Perovskites Become More Stable

Two new techniques boost perovskite stability against heat, moisture and ultraviolet rays

2 min read
perovskite solar cell
Photo: EPFL

Solar cells based on perovskite crystals have made unparalleled advances in performance in the past decade, but most research on these devices has neglected the question of how stable they might be outdoors for long periods of time. Now two research groups have come up with different ways to improve perovskite solar cell stability, findings detailed in two papers in the journal Science.

One approach added rubidium cations to perovskite. "We believe this may help to relax lattice strain, resulting in a more defect-free overall crystal," says Michael Saliba, lead author of that study and a solar cell researcher at the Swiss Federal Institute of Technology in Lausanne.

The resulting devices reached conversion efficiencies of up to 21.6 percent. In addition, "[W]e measure some of the highest open-circuit voltages for any recorded solar cell material, meaning that we are very close [to] the thermodynamical limit," Saliba says. The open-circuit voltage is the maximum voltage available from a solar cell.

In addition, these devices also maintained 95 percent of their performance even at 85 degrees C and full illumination after 500 hours. "Up until now, perovskite solar cells were rather an academic subject, since the stability was never compatible with industrial testing," Saliba says. "There is very little data at elevated temperature."

The other approach developed a fluorinated polymer coating "that can readily solve two of the most severe degradation pathways that affect the long-term performance of perovskite solar cells — namely, ultraviolet light-induced degradation and moisture-induced degradation," says Gianmarco Griffini, co-lead author of that study and a materials engineer at Milan Polytechnic in Italy.

Griffini and his colleagues experimented with organometal halide perovskite solar cells, which have demonstrated high conversion efficiency but do not tolerate ultraviolet light or water. They created the coating on the devices using a light-based curing technique that only required a few seconds and can be carried out at room temperature.

The water-repellant coating protects the solar cells from water and luminescent pigments inside the coating convert ultraviolet light to visible light to simultaneously prevent degradation and enhance performance. All in all, the cells demonstrated conversion efficiencies that reached nearly 19 percent under standard illumination.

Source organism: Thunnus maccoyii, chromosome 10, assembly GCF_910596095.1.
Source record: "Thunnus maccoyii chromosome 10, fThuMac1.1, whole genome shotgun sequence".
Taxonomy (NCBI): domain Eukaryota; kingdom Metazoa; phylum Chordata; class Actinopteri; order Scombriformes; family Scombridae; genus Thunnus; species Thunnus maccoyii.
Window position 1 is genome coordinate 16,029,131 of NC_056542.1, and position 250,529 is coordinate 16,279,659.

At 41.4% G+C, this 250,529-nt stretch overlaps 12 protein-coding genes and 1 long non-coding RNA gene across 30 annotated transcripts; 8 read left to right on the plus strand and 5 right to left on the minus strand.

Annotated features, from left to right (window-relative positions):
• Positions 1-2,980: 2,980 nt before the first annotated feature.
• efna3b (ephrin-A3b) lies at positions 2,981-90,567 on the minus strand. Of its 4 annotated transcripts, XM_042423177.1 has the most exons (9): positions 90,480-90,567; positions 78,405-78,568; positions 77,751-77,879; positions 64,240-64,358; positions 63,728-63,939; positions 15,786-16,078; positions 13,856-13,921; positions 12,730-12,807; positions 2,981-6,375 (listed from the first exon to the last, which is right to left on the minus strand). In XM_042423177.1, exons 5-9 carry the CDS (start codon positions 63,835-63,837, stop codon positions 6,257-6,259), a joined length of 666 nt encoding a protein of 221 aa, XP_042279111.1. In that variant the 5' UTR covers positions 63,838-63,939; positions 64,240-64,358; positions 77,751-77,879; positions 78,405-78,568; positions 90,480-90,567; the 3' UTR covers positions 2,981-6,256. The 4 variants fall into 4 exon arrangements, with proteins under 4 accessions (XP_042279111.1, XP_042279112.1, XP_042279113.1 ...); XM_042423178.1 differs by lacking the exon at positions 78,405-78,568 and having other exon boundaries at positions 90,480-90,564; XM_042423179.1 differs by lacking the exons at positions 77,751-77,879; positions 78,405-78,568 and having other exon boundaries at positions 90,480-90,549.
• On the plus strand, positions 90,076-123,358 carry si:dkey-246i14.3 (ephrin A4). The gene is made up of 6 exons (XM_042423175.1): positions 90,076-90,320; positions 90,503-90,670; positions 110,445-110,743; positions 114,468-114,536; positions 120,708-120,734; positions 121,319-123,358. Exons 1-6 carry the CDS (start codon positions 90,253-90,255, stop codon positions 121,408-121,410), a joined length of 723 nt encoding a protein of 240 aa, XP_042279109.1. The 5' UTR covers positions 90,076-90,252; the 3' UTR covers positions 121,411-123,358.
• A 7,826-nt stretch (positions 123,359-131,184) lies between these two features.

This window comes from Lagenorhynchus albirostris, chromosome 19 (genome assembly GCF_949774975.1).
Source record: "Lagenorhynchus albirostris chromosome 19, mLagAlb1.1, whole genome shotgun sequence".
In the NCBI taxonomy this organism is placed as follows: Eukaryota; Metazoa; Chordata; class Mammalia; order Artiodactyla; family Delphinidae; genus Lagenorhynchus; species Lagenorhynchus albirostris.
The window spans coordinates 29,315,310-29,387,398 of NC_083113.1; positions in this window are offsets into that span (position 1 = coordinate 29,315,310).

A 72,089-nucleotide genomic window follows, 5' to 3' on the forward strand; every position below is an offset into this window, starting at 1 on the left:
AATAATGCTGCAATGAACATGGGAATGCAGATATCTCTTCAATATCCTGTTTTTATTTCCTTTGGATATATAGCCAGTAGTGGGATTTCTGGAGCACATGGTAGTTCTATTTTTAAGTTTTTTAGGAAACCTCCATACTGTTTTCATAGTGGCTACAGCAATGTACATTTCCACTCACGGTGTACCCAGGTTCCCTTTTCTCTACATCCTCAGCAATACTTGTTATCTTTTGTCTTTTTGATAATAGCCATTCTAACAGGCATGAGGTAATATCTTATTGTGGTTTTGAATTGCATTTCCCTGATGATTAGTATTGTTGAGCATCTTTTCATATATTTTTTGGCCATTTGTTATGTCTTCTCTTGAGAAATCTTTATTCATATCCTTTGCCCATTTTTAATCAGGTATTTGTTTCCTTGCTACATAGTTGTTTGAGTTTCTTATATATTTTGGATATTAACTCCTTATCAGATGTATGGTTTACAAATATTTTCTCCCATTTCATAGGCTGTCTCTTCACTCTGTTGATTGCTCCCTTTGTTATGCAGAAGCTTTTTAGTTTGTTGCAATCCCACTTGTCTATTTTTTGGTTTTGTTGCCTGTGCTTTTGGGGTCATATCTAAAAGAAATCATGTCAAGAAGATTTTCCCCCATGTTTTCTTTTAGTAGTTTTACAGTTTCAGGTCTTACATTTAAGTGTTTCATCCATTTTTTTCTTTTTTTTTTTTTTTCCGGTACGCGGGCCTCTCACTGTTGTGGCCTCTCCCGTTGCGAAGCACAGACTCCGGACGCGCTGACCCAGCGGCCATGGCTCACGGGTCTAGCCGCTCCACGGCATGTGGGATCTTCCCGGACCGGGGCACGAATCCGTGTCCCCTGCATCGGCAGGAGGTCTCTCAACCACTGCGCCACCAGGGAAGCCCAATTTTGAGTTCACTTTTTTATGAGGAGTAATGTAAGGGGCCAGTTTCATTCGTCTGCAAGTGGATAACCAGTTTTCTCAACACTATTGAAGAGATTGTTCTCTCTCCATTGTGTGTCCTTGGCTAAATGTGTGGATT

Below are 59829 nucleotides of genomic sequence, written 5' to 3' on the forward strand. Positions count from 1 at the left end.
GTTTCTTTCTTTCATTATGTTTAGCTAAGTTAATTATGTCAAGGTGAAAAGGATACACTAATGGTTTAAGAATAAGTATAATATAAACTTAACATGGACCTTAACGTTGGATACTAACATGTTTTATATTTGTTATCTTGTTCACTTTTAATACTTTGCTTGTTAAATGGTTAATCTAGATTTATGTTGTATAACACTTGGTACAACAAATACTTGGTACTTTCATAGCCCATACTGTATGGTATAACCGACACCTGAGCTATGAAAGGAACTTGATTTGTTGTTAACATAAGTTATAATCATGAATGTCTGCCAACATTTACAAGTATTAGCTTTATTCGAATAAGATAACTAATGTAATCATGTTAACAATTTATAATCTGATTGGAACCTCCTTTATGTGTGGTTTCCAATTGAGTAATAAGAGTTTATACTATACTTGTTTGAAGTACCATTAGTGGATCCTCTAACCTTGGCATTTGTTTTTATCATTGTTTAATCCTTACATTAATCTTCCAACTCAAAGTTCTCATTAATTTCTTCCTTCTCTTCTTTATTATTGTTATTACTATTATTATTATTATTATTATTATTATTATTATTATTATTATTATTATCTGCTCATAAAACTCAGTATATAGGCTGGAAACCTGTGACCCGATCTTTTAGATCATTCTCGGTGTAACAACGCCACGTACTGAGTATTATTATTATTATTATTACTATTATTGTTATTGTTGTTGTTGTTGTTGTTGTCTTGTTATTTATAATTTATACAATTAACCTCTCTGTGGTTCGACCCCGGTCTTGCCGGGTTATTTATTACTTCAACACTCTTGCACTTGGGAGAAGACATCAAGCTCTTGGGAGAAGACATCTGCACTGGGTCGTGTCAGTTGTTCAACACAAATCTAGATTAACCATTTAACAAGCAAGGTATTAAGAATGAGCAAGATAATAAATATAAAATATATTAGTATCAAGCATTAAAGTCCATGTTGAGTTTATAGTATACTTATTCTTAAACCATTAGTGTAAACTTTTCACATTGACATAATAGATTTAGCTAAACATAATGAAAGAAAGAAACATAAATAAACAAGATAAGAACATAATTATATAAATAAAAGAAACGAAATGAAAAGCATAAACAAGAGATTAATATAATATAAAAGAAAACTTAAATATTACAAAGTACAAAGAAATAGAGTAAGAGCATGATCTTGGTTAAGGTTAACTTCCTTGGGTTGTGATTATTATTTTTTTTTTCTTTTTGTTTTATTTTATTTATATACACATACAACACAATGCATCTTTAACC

Most previous studies reported stability tests lasting only hours or days, "which are most of the times carried out in a controlled environment — typically an inert atmosphere, such as nitrogen or argon," Griffini says. In contrast, Griffini and his team found that coated devices retained nearly their full performance even after more than six months of humidity and ultraviolet irradiation tests in the lab, as well as three months of outdoor tests under a variety of temperatures and weather conditions.

"We demonstrated that one single coating material can in fact stabilize perovskite solar cells in continuous outdoor operations," Griffini says. "Our work represents a clear milestone."

Correction: Gianmarco Griffini's affiliation is Milan Polytechnic and not Turin Polytechnic as originally published.

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Smokey the AI

Smart image analysis algorithms, fed by cameras carried by drones and ground vehicles, can help power companies prevent forest fires

7 min read
Smokey the AI

The 2021 Dixie Fire in northern California is suspected of being caused by Pacific Gas & Electric's equipment. The fire is the second-largest in California history.

Robyn Beck/AFP/Getty Images

The 2020 fire season in the United States was the worst in at least 70 years, with some 4 million hectares burned on the west coast alone. These West Coast fires killed at least 37 people, destroyed hundreds of structures, caused nearly US $20 billion in damage, and filled the air with smoke that threatened the health of millions of people. And this was on top of a 2018 fire season that burned more than 700,000 hectares of land in California, and a 2019-to-2020 wildfire season in Australia that torched nearly 18 million hectares.

While some of these fires started from human carelessness—or arson—far too many were sparked and spread by the electrical power infrastructure and power lines. The California Department of Forestry and Fire Protection (Cal Fire) calculates that nearly 100,000 burned hectares of those 2018 California fires were the fault of the electric power infrastructure, including the devastating Camp Fire, which wiped out most of the town of Paradise. And in July of this year, Pacific Gas & Electric indicated that blown fuses on one of its utility poles may have sparked the Dixie Fire, which burned nearly 400,000 hectares.

Until these recent disasters, most people, even those living in vulnerable areas, didn't give much thought to the fire risk from the electrical infrastructure. Power companies trim trees and inspect lines on a regular—if not particularly frequent—basis.

However, the frequency of these inspections has changed little over the years, even though climate change is causing drier and hotter weather conditions that lead up to more intense wildfires. In addition, many key electrical components are beyond their shelf lives, including insulators, transformers, arrestors, and splices that are more than 40 years old. Many transmission towers, most built for a 40-year lifespan, are entering their final decade.

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